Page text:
Support: Wiki-Safety, A Crowdsourced Platform for Safety Information and Tips

Written by Priti Ambani

Sep 6, 2013

Wiki-Safety is an online platform that aims to collect and share information on accident prevention and safety tips via crowdsourcing.

Every society possesses specific knowledge on safety issues. But, despite the spread of the internet this knowledge is not widely available. Wiki-Safety wants to bundle this knowledge and make it freely available to all people around the globe, across national borders, via internet and social media. Their goal is to educate and to inform people around the globe on how to avoid accidents and how to react properly. We increase the level of safety awareness on a global scale.

As a winner of Crowdsourcing Week’s startup challenge, Wiki-Safety is crowdfunding to improve the design and usability of the existing website and make the site available in 15 languages. Their campaign is LIVE!

We spoke to Wiki-Safety about their story and their journey so far. Read on.

Tell us a little bit about your startup and the founders.

Founders Machan and KenWiki-safety is about establishing a free crowdsourcing website which collects and shares safety and security related information. We want to educate people on preventable accidents. We collect information and best practice on accident prevention from all areas of life such as child safety, traffic safety, safety at home, natural disasters, etc. For this we need the crowd to participate. Users are asked to post, rate and to comment on articles. Postings with extensive positive feedback are translated into other languages and made available to a wider audience. Gradually a global, multilingual network that spreads knowledge on safety issues will be built up. That is our goal.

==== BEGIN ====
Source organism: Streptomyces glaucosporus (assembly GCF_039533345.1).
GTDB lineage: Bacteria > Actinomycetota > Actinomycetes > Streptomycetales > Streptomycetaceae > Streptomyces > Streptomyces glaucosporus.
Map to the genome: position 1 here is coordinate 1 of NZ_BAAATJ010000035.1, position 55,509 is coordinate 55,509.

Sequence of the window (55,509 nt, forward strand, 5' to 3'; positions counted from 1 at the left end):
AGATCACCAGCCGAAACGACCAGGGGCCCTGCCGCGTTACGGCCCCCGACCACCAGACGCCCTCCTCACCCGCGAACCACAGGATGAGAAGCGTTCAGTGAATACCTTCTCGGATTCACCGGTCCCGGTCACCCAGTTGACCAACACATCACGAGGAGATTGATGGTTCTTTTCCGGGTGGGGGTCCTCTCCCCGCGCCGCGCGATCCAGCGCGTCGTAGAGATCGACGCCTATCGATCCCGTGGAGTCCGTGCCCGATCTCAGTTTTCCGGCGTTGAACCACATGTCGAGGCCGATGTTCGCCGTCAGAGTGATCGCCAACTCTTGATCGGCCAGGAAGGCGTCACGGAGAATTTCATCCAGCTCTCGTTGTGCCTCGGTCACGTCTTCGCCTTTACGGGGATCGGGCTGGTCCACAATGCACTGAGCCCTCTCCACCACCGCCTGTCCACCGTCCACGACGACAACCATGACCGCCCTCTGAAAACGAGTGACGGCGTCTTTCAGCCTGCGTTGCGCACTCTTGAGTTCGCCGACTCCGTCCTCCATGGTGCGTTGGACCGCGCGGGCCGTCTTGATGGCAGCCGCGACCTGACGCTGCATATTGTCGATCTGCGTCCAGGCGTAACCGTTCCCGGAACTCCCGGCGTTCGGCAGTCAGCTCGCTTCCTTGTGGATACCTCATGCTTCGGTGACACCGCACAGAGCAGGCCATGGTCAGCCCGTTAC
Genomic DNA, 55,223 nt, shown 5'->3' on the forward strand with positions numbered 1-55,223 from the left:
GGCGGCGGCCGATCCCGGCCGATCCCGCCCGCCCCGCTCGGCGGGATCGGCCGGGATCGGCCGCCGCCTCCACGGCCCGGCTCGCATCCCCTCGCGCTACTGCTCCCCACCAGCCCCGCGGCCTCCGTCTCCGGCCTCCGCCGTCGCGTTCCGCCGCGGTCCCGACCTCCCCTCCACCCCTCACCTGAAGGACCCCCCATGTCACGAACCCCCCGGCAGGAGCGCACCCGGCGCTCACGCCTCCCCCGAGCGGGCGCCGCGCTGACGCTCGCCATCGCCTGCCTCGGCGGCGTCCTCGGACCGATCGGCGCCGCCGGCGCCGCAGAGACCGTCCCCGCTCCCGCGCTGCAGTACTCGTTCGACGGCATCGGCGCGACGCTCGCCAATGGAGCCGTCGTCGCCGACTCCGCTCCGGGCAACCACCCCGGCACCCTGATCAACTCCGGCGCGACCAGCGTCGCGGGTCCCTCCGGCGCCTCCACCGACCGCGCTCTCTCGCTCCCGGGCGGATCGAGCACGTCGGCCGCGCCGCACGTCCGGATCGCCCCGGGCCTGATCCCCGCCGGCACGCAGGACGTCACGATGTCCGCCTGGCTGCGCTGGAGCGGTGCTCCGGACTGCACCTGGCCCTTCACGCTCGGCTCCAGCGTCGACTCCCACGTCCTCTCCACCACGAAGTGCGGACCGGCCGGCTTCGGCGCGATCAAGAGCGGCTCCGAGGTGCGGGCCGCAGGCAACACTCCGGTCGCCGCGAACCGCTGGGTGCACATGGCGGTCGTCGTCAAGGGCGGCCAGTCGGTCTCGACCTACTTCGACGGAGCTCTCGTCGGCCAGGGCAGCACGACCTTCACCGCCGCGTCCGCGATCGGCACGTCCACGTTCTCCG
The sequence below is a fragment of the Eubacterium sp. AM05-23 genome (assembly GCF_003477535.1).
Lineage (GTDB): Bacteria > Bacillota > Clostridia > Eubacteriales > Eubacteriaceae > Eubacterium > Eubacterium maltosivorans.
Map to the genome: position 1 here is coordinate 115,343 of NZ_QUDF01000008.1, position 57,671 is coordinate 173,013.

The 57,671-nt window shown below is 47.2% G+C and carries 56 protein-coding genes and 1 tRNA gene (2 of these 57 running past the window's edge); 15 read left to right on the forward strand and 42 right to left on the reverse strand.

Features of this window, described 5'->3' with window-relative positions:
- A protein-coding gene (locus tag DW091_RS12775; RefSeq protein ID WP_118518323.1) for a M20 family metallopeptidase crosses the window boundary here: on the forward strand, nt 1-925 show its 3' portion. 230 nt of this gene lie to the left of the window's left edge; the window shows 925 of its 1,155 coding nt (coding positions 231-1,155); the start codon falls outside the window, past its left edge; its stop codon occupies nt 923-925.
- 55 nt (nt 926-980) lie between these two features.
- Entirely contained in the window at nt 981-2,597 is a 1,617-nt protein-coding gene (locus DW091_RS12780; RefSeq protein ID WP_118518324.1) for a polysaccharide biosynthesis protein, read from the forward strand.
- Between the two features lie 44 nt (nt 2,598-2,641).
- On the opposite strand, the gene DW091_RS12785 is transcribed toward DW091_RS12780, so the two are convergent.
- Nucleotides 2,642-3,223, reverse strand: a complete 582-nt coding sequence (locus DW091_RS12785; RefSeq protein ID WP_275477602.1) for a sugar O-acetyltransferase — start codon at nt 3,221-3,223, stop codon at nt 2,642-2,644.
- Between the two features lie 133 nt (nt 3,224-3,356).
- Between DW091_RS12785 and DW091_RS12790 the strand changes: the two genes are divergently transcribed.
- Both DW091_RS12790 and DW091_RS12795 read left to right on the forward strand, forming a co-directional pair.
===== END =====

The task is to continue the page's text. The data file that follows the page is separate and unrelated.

The founders are Machan and Ken. Machan grew up and lives in Fukui, Japan. He works as a programmer and has his own company. His free time he enjoys outdoors or riding his Harley. He is a real expert on the mountains and the sea of Fukui. Fukui, that´s where I got to know Machan. My name is Ken, I am half German, half Japanese and I was born and grew up in Hamburg. I went to Japan for 18 months as a Ph. D. student following my graduate studies. After coming back from Japan I worked for a multi-national company for several years and recently successfully defended my thesis. I like to travel and to eat. To keep balance I exercise and train for triathlon and marathon.

What is the problem that you are trying to solve?

Worldwide people get hurt in accidents. An estimated 1.2 million accidents have a fatal ending every year. The most common accidents are falls, followed by traffic accidents, sports injuries, burns, and cuts. In the majority of cases the accidents are caused by human error or failure, thus being preventable. Our aim is to prevent accidents and to keep the impact of damages as low as possible. The idea is to gradually create a global site which will lead to an increased safety awareness of the population. But wait, it´s not our intention to kill all the fun in life. Our point is to enjoy life the safe way